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While the demand for power in the MENA region is expected to double by 2030, financing remains a problem according to a new report published by the London-based Middle East Association. Alan Mackie, the editor of the Middle East Business Focus 2010, highlights how the latest projections indicate that demand in the Middle East and North Africa (MENA) will necessitate the installation of at least another 250GW of new capacity.
“The ‘oil states’ consume, on average, ten times more electricity per capita than the region’s poorer, populous states – and there is little evidence of the gap narrowing,” writes Mackie in an article for the Global Arab Network. “This is because these states provide their citizens with cheap, subsidised electricity and have to contend with the huge power demands of providing desalinated water. The poorer states have had a natural tendency to subsidise electricity, restricted by the straightjacket of Structural Adjustment Programmes. In the case of Egypt, the resulting structural reduction in demand in the mid-1990s led to a significant, and permanent, lowering of consumption patterns and, consequently, the country’s future capacity requirement.”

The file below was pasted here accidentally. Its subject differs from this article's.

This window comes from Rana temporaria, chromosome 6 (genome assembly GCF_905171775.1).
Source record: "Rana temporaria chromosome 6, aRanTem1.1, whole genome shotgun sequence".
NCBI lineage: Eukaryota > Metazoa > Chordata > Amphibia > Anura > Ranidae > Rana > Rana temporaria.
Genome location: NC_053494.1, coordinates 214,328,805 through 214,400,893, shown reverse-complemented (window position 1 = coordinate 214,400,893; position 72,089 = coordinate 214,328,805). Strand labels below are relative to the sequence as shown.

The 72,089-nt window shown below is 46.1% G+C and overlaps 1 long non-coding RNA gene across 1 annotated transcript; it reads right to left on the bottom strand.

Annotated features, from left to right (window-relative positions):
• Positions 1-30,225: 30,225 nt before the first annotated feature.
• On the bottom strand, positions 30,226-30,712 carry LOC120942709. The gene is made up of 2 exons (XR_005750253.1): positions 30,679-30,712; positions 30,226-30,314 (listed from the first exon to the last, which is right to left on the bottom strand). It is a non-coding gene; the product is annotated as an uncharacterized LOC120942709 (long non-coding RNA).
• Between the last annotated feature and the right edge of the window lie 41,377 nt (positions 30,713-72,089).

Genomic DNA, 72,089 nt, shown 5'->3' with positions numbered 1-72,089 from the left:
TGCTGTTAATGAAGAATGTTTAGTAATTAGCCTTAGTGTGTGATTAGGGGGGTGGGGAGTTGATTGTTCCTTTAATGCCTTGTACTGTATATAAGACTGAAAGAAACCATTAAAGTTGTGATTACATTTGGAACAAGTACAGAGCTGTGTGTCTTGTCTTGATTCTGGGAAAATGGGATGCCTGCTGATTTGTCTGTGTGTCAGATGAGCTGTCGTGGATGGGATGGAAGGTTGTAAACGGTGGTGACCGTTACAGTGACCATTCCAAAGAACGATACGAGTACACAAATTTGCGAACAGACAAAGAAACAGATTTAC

Mackie goes on to highlight how under-investment in reserve capacity has meant the Gulf Cooperation Council (GCC) states, which make up roughly a third of the MENA market, have been running to a standstill to keep up with demand. “55GW of new capacity is planned by 2015, boosting the current 75GW capacity by 80 per cent and desalinated water production is to double to more than five billion gallons a day,” writes Mackie. “One solution to dealing with peak load spikes – the cause of the outages – has been to build easy-to-install gas-turbine generation, rather than more economical but more expensive options, such as steam or combined-cycle power generation. However, installing ever-more capacity is not a solution. Flattening the peak load curve through ‘smart’ pricing – charging more for peak consumption – or offering incentives for off-peak consumption can greatly ease pressures on capacity.”
However, Mackie says that the GCC states have been reluctant to cede control of electricity pricing, which is viewed as a political prerogative, and have looked at other ways to make savings. “The most effective ways to overcome shortages are conservation – taking the path to lower consumption already adopted by Egypt – and evening out consumption peaks,” he writes. “These measures would do more than anything to relieve the region’s chronic lack of capacity.”